• Those who listened to the WWDC21 keynote would have noticed the large number of Animojis and Memojis, which have become a staple for Apple. In the Accessibility space, people can personalize their Animoji or Memoji with an oxygen tube, cochlear implant, soft headset and more for a more personalized experience.

VoiceOver will work with alt text Additionally, users can manually enter their own descriptions for a photo such as “Avantika Kumar on her 17th birthday in front of her cake at Theobroma Bakery, Mumbai”. This is accessible in the markup function for a given photo. So when the image is sent to someone else, that person can also see the alt text description because it is saved as part of the asset’s metadata.

For better mobility

People with severe motor limitations can expect a Improved switch control, who – via Switch Access – use their device. This should be a robust feature, as it allows users to make full use of their device with the help of capacity switches and other adaptive devices. Launched with iOS14, this feature sees on-screen elements being highlighted and activated sequentially through a range of motions such as typing, moving your head in front of the front camera, or pressing adaptive switches. Users can also use the point swipe and the aforementioned gestures like pinch to zoom. In addition, users will be able to use multiple switches.

For iOS15, sound has been incorporated into this accessibility part. In the event that a user is unable to verbalize a voice command, he may use assigned sounds or phonetics such as “mmuh” or “paa” for certain navigation and actions.

As mentioned, users can use external switches, but a new one is game controllers. With Apple Arcade’s continued success, it seems Apple wants games – just like Xbox and Sony – to be as accessible as possible. There are game controllers on the market, such as the Xbox Adaptive Controller, designed for people with limited mobility. When users hook up devices that are already lying around their homes, they can make it their main switch to avoid moving or unplugging devices.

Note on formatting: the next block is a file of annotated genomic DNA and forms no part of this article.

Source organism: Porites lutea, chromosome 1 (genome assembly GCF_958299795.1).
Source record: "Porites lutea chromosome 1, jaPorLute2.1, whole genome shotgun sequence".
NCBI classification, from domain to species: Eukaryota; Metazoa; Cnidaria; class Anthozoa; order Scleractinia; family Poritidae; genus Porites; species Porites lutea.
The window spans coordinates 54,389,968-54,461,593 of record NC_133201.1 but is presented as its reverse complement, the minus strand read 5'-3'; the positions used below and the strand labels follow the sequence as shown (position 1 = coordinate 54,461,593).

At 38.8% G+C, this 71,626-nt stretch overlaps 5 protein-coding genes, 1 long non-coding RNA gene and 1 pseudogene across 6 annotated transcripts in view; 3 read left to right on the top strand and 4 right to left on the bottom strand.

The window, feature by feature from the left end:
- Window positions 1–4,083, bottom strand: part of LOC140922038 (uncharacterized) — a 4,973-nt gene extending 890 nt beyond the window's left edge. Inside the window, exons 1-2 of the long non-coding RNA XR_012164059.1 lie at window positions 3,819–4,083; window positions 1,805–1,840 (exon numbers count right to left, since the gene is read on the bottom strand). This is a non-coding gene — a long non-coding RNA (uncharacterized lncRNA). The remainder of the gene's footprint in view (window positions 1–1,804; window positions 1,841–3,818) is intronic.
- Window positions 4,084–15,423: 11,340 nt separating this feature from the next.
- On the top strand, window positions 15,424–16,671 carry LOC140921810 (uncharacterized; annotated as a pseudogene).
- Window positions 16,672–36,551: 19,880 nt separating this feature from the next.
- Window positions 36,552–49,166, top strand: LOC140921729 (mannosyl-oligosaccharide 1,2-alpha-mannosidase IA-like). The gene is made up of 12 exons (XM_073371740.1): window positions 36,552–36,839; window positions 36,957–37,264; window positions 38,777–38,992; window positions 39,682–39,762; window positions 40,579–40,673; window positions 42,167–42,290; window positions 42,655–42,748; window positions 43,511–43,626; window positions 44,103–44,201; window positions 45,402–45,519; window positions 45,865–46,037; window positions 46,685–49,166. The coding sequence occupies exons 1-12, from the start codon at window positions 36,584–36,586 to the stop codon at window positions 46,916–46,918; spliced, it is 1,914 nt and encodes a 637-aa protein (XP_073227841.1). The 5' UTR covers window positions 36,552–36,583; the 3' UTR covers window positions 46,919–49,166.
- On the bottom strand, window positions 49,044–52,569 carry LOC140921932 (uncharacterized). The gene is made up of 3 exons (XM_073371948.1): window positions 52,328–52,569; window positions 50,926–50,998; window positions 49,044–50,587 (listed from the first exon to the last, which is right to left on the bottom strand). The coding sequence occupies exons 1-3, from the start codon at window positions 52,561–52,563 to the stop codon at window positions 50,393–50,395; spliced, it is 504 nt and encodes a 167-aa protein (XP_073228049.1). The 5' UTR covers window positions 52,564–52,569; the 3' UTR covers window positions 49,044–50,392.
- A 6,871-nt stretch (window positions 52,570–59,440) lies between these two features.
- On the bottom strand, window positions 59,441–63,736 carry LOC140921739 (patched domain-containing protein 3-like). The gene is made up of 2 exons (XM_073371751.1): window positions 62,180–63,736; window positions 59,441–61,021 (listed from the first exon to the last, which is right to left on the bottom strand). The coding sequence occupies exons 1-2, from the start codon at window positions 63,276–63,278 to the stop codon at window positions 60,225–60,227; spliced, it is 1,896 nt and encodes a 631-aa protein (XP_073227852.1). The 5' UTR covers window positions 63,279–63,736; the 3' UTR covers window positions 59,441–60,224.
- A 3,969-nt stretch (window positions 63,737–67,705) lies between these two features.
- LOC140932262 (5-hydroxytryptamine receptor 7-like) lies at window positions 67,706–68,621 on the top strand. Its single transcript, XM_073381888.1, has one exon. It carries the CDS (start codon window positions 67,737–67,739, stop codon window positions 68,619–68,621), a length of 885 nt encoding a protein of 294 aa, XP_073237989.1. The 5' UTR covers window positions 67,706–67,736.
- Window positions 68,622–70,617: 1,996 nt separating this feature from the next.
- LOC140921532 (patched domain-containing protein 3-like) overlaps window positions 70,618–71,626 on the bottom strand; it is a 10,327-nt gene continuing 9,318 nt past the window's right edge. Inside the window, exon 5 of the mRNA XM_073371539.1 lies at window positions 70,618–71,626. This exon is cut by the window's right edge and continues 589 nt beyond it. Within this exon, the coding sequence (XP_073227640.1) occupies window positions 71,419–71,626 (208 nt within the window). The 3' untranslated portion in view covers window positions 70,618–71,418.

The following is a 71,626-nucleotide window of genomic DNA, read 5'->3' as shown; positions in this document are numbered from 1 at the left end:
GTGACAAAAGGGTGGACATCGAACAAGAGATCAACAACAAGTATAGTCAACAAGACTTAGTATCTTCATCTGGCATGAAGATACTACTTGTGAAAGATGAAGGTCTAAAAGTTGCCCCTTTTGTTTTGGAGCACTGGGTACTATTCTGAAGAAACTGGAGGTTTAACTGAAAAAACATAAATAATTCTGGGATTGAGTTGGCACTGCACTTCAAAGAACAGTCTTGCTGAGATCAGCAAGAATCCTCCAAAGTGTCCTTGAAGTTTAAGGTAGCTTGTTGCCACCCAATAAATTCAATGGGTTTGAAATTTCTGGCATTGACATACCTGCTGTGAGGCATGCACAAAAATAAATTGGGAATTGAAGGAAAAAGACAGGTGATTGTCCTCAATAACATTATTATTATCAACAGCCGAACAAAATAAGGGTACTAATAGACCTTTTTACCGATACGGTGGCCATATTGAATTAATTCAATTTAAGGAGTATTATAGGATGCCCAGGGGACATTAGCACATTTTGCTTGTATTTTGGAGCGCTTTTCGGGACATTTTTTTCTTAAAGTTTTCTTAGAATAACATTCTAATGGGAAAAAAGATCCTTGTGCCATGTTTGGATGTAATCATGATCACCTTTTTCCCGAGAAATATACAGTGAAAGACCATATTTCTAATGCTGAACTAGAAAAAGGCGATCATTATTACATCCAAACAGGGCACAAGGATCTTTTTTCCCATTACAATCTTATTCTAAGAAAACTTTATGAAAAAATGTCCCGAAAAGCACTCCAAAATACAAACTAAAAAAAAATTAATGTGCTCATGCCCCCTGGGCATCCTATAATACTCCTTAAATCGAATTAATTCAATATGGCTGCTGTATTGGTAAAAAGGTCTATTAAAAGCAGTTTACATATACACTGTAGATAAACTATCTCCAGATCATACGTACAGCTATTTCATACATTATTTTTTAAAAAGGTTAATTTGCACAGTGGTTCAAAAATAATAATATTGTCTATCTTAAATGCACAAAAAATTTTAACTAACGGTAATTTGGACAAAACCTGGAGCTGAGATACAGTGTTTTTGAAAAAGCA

Additionally, Voice Control, which allows users to verbally control their Apple devices in English and Spanish dialects, will be available in French, German and Chinese. While India remains a huge market for Apple devices, it looks like they have a long way to go in terms of vernacular accessibility here.

Background noises, such as the sounds of the ocean, rain, and streams, help minimize distractions and help users focus, stay calm, or rest.

Background noises, such as the sounds of the ocean, rain, and streams, help minimize distractions and help users focus, stay calm, or rest. | Photo credit: Apple Inc

Apple will also support Eye Gaze systems, one of the world’s pioneers in advanced eye tracking technology. And, yes, it is a third party through Apple’s MFi (Made for iPhone, iPod, iPad) program. This indicates that Apple will be working with more organizations for accessibility features at all levels.

Hearing improvement tools

Apple will also present Headphones, which allows hearing-impaired users to customize the way audio passes through their device through their headphones or earphones. Currently, AirPods Pro, AirPods (2nd generation), AirPods, Powerbeats, and Powerbeats Pro support this function. This customization option evaluates the types of tones that work best for a user. The headphone slots also feature audiograms, even paper audiograms. The latter allows a user to use optical character recognition through custom settings.

By the end of 2021, hard of hearing people can expect to support a new type of MFi hearing aid: two-way hearing aids, in which the hearing aid microphone can be used as the primary microphone to turn the hearing aid. helps itself. in a hands-free device.